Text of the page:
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Catching Pokémon on HoloLens Looks Like the Pokémon GO of Our Dreams

One that doesn't crash for hours would also work.

Sure, it seems like Pokémon GO is already the Pokémon GO of our dreams—despite its faults—but what if it could get even better? That’s the world imagined by this demo on Microsoft’s HoloLens headset, which maps graphics to your surroundings. It’s both exciting for future possibilities and a painful reminder of just how limited our Pokémon hunting experience still really is.

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Of course, it’s not the full game on HoloLens so much as it is a demonstration of the hardware capabilities, but Capitola VR‘s demo comes closer in some ways to the original Google April Fools’ Day joke that set this all in motion. For as great as Pokémon GO is, it’d be much more fun to just hold up your phone (or wear a HoloLens) and look around to spot hiding Pokémon than try to use some of the convoluted tracking methods everyone’s been concocting.

Perhaps it’s even a glimpse into the future—the distant future, probably. Pokémon GO‘s success has hinged on a number of factors, not the least of which is the massive number of people who already owned hardware capable of playing the game for free. Even after HoloLens debuts, it’s unlikely to reach the essentially ubiquitous nature that smartphones have for a very long time, if it ever does (though future VR/AR headsets probably will someday). In the meantime, phone hardware that can pull off some similar tricks is probably closer to widespread consumer adoption, so maybe we can hold out for a feature like this in a future update or sequel.

Pokémon GO already makes the hunt for rare Pokémon more compelling than its main series counterparts by giving the player consistent incentive to catch specific Pokémon. In the standard games, making a Pokémon stronger is a simple matter of battling whatever opponent comes along, with higher level foes yielding faster growth regardless of type. That leads to a kind of monotonous, mindless grind against random opponents.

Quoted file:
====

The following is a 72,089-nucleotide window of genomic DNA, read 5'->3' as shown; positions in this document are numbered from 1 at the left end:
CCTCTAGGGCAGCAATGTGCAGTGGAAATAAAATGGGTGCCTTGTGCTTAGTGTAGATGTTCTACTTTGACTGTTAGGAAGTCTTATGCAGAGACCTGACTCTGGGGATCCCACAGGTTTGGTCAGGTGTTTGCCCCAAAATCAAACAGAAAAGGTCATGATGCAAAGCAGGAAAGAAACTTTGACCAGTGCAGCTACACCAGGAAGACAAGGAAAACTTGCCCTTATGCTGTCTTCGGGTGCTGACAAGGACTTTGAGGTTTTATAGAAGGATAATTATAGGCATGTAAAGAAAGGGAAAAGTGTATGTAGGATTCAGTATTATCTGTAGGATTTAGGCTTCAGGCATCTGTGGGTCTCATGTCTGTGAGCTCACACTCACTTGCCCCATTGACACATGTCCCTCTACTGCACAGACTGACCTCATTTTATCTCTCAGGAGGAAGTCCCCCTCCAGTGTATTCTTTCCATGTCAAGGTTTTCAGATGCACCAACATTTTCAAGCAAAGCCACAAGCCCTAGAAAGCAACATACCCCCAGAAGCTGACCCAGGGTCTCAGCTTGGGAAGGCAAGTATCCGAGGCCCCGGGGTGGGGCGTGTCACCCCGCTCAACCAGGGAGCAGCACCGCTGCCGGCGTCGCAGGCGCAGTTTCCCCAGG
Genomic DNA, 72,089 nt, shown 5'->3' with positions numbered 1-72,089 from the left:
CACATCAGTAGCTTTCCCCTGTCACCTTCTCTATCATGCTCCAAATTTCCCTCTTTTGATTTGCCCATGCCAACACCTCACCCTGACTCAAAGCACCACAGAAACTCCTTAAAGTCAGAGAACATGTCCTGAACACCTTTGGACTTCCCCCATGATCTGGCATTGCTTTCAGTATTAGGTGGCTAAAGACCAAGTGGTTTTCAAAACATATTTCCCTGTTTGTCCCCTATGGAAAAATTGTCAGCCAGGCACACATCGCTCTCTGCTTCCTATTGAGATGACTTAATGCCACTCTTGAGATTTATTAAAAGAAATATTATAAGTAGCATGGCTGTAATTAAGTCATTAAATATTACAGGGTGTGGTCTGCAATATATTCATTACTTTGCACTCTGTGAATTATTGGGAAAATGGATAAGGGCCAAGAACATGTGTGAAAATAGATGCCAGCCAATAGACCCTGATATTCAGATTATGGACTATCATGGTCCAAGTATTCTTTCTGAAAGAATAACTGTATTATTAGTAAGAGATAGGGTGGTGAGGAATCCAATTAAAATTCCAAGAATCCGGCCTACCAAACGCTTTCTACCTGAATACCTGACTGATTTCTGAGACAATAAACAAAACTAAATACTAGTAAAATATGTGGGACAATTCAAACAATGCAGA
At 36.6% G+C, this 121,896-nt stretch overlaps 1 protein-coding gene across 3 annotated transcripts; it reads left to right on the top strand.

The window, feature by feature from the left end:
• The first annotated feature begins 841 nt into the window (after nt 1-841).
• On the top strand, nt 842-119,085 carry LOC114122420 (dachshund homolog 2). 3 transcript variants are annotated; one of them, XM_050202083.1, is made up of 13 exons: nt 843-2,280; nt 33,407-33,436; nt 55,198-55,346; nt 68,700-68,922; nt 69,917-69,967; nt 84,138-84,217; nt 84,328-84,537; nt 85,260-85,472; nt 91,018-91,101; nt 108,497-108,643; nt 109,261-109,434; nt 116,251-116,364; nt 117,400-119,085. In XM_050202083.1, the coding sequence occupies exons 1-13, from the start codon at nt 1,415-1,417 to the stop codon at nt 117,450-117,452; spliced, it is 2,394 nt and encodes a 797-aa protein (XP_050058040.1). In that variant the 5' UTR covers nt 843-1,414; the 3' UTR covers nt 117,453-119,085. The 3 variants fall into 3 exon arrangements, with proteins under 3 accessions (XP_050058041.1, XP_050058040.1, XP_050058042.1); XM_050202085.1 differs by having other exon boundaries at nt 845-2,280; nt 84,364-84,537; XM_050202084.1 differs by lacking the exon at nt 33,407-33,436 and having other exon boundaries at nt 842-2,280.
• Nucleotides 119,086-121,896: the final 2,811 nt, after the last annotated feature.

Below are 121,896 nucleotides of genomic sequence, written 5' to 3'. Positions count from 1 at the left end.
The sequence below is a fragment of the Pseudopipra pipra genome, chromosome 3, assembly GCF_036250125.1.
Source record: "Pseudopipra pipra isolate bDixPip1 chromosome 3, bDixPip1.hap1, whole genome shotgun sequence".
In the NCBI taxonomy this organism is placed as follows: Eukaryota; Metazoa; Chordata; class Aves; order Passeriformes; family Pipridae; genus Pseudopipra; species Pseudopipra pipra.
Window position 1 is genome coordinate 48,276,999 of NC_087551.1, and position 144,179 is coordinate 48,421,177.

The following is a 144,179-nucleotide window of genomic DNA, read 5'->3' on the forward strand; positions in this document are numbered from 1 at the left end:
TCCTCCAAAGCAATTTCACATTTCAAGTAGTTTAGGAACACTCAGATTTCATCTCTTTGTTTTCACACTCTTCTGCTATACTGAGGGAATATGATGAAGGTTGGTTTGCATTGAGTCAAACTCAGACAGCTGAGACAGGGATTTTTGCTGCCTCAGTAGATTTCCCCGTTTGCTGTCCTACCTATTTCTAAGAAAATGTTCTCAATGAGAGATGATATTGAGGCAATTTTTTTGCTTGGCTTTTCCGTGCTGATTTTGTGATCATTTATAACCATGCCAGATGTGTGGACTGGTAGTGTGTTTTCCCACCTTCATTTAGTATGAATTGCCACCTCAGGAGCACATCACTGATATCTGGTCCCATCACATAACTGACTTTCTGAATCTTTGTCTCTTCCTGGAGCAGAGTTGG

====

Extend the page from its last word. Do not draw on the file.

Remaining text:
While Pokémon GO still includes that aspect to a certain degree for increasing the trainer’s own level, Pokémon can only get stronger if the player keeps finding and catching that specific type of Pokémon, which prolongs the thrill of the hunt past initially tracking down something rare. Taking that to the next level with better environmental integration seems like the next logical step.

(via The Next Web)

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Dan Van Winkle
Dan Van Winkle (he) is an editor and manager who has been working in digital media since 2013, first at now-defunct <em>Geekosystem</em> (RIP), and then at <em>The Mary Sue</em> starting in 2014, specializing in gaming, science, and technology. Outside of his professional experience, he has been active in video game modding and development as a hobby for many years. He lives in North Carolina with Lisa Brown (his wife) and Liz Lemon (their dog), both of whom are the best, and you will regret challenging him at <em>Smash Bros.</em>

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